As we go into the holiday shopping season, many questions arise about whether “smart toys,” which store sensitive data regarding children, are secure from hackers. Children are high-valued targets for hackers because they have clean credit reports and their credit histories likely won’t be reviewed for years until they apply for student loans or their first loans. This is the reason that data breaches involving children’s information are considered more dangerous than other data breaches. Therefore, heightened privacy concerns exist related to toys connected to “the Internet of Things,” as children and adolescents are now the fastest growing sector of identity fraud victims.
On December 1, 2015, VTech Holdings Ltd., a manufacturer of digital toys and telephones, reported it suffered a data breach on November 14, 2015. According to VTech reports, VTech did not learn of the data breach until November 24, 2015. Unfortunately, VTech manufactures “smart toys” and this breach involved the personal information of at least 6.4 million children in addition to the records of 4.9 million adult customers. VTech further reported that this breach involved “child profile information,” including the name, gender and birth date of the child. The “unauthorized party” gained access to information stored as part of VTech’s “Learning Lodge” app store on the company’s website.
Even worse, sources are now reporting that other sensitive data, including photos, audio clips and chat logs, were also stolen from the children’s accounts. Surprisingly, this breach did not get publicized until a journalist was informed of the breach by the actual hacker. The hacker reportedly told the journalist that they planned to do “nothing” with the stolen data. The “hacktivist” is further quoted as saying, “Frankly, it makes me sick that I was able to get all this stuff.” In order to verify that they were the hacker, the anonymous person provided 3,832 image files to the journalist containing thousands of pictures of children and adults that used VTech’s software. The hacker also provided texts using the software that included, “Roses are red vilets [sic] are blue and I love you. Mommy and daddy,” and “You are my HERO!Daddy!100 percent!”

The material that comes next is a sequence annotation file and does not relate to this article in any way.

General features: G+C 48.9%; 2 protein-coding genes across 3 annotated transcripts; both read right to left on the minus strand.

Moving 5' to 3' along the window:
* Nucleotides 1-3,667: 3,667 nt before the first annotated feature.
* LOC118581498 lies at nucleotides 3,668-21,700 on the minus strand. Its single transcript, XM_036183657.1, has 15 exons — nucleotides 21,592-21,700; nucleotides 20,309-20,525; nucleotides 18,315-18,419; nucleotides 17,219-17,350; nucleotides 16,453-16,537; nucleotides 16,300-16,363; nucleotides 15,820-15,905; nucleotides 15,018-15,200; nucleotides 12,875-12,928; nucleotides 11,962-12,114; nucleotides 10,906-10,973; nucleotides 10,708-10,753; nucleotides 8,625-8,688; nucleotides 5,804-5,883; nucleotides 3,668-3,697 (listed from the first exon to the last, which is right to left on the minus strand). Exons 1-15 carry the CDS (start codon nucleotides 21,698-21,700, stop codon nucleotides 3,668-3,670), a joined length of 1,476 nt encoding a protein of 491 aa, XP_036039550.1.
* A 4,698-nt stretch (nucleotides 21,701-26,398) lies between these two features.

Law enforcement and security experts are already getting involved in VTech’s breach. Investigations of this breach are underway in Connecticut and Illinois. Security experts have cautioned that VTech and similar companies may experience further data breaches since “you have all these devices and devices that are connecting to the Internet by companies that don’t have the experience that older software companies do in securing their data.”
This latest breach at VTech demonstrates that data storage is no longer for amateurs. Toy companies can’t just dabble with the storage of sensitive information. These companies need to hire professionals, trained in working on cybersecurity issues, if data storage is not the company’s primary expertise.